While COVID-19 has brought much despair in the past 18 months, the pandemic was a boon for the human-animal bond. Pet adoption skyrocketed as people spent more time at home. About 1 in 5 homes chose to adopt.
Now the pendulum is swinging back. Pet shelters are reporting overcrowding as our economic recovery lags. Tragically, for shelters on tight budgets, overcrowding results in some pets being put down.
Consider it a cry–or meow or bark–for help.
The recent economic downturn reduced the number of families who can afford to feed and care for an animal. At the same time, inflation has driven up the cost of pet food and other supplies in recent months. Consequently, shelters have reported an uptick in the number of pets families are releasing into their care.
In New York City, Animal Care Centers received 1,400 pets in June, nearly double the amount they received in February. Others throughout the country report similar trends, leaving overwhelmed shelters bursting at the seams. Shelters are struggling to find staff. Nearly nine in 10 pet shelters are short-staffed, according to a recent survey from Best Friends Animal Society.
So, what can be done to help? Donating to a local shelter is the most effective way to alleviate stress.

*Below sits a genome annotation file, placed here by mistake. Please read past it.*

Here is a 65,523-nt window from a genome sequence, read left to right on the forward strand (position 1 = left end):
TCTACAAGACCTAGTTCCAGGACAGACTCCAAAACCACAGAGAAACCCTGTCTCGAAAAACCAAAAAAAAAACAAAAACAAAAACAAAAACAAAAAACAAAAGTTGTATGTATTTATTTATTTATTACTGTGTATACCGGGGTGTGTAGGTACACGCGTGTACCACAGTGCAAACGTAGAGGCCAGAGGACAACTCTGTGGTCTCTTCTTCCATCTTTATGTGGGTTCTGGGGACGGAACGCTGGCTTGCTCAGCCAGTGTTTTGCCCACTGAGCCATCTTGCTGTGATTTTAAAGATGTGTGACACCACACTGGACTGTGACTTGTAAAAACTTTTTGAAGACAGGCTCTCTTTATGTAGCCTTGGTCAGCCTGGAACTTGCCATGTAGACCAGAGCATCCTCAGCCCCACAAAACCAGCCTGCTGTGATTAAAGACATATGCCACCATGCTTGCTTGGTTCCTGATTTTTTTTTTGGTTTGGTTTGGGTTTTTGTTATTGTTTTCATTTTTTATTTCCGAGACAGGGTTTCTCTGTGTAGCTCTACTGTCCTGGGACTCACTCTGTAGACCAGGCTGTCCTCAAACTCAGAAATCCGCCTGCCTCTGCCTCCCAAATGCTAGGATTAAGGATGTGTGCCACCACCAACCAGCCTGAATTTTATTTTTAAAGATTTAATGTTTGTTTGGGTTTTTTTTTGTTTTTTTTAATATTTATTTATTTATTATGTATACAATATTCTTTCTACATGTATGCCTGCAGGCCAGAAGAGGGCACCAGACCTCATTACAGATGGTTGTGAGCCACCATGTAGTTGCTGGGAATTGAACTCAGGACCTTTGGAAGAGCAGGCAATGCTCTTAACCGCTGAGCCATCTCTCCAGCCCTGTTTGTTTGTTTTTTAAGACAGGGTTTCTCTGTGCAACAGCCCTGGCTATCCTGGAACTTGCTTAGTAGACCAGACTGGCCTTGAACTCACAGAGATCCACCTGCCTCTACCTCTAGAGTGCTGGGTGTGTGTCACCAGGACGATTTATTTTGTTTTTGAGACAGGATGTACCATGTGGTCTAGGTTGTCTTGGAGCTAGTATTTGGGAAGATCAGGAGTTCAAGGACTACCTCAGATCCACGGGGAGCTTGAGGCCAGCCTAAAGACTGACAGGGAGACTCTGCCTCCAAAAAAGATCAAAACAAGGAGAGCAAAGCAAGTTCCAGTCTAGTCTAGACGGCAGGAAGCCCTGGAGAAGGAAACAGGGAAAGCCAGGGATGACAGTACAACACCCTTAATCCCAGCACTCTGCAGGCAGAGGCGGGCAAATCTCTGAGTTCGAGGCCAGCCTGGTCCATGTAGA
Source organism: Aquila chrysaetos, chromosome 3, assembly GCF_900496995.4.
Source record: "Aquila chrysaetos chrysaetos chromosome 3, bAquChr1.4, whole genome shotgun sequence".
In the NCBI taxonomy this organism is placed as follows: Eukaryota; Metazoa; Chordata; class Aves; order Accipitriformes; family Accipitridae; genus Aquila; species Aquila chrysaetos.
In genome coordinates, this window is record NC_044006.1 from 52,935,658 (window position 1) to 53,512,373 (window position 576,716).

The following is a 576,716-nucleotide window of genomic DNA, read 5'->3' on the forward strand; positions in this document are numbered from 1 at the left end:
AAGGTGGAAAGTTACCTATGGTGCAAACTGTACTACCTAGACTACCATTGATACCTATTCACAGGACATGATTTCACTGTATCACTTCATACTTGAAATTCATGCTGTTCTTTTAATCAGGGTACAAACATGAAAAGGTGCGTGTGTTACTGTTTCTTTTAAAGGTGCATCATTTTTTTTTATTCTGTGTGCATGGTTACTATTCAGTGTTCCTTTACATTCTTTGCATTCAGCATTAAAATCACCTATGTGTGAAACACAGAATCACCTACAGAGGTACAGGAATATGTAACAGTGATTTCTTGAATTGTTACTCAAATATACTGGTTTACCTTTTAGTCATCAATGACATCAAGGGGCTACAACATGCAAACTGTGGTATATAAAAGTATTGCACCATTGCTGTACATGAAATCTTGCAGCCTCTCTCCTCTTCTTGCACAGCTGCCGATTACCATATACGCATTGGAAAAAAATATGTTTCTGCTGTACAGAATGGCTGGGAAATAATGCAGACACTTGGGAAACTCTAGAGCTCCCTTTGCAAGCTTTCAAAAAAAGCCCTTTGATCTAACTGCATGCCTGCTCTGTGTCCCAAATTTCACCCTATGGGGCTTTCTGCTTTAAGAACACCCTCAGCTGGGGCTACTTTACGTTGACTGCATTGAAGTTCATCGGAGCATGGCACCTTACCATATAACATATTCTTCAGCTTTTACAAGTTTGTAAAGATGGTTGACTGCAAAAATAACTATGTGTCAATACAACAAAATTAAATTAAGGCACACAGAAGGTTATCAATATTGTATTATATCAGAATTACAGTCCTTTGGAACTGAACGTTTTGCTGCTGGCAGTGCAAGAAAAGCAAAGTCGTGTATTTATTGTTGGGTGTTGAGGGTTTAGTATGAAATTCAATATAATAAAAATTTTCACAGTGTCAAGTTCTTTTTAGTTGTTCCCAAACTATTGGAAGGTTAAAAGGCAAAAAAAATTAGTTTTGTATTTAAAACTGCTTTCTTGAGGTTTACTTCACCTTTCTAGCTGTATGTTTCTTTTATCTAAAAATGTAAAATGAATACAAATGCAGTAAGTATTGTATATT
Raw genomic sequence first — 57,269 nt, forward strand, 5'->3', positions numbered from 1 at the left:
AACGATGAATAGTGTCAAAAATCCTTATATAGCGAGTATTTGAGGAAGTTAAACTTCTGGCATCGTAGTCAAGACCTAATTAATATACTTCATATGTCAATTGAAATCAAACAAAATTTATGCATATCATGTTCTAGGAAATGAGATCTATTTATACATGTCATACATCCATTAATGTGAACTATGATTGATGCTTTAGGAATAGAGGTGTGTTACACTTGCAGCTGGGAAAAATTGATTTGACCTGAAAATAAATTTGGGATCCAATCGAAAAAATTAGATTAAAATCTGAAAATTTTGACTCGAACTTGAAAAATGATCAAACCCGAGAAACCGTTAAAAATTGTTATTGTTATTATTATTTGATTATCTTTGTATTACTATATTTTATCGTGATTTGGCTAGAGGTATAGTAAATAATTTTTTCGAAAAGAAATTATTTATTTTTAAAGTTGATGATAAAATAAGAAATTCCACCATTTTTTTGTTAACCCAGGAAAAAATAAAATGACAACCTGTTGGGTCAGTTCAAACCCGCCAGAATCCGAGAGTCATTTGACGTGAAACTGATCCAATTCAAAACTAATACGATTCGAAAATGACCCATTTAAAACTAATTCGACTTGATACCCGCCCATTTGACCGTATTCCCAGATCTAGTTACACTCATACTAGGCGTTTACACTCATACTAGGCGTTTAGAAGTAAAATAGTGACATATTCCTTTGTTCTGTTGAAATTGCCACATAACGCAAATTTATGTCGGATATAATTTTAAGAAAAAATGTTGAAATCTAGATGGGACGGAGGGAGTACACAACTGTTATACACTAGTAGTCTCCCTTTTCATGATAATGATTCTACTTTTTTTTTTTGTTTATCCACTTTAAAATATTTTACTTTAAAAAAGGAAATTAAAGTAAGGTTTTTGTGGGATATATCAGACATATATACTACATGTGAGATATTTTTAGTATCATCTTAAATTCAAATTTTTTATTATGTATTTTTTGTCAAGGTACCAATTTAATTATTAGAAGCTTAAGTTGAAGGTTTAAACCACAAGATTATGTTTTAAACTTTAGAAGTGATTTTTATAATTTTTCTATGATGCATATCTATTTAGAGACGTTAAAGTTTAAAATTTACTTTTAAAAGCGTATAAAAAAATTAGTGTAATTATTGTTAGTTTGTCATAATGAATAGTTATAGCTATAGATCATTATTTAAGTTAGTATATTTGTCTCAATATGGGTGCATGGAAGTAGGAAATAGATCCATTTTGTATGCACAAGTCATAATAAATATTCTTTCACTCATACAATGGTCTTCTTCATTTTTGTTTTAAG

Local shelters do the real work of protecting animals, yet rarely receive aid from nationwide animal organizations, like the Humane Society for the United States. HSUS collects millions each year but it doesn’t run shelters and rarely provides local financial aid, despite having more than $30 million parked in offshore accounts.
The American Society for the Prevention of Cruelty to Animals (ASPCA) operates similarly. They run one shelter in New York City. A recent investigation from CBS News found that less than half of a $19 donation to ASPCA went toward direct help for animals. Much of the rest went toward fundraising, mailings, overhead, and paying for CEO Matt Bershadker’s $840,000 salary.
By donating directly to a local shelter, donors can guarantee that their money is helping pets, not executives.
There are also ways to help without cutting a check. Volunteering can help increase the staff’s bandwidth. Even an hour a week could free up staff to attend to other needs.
While stores and restaurants can close for a day to accommodate a staffing shortage, shelters don’t have that option. There are mouths to feed and kennels to clean.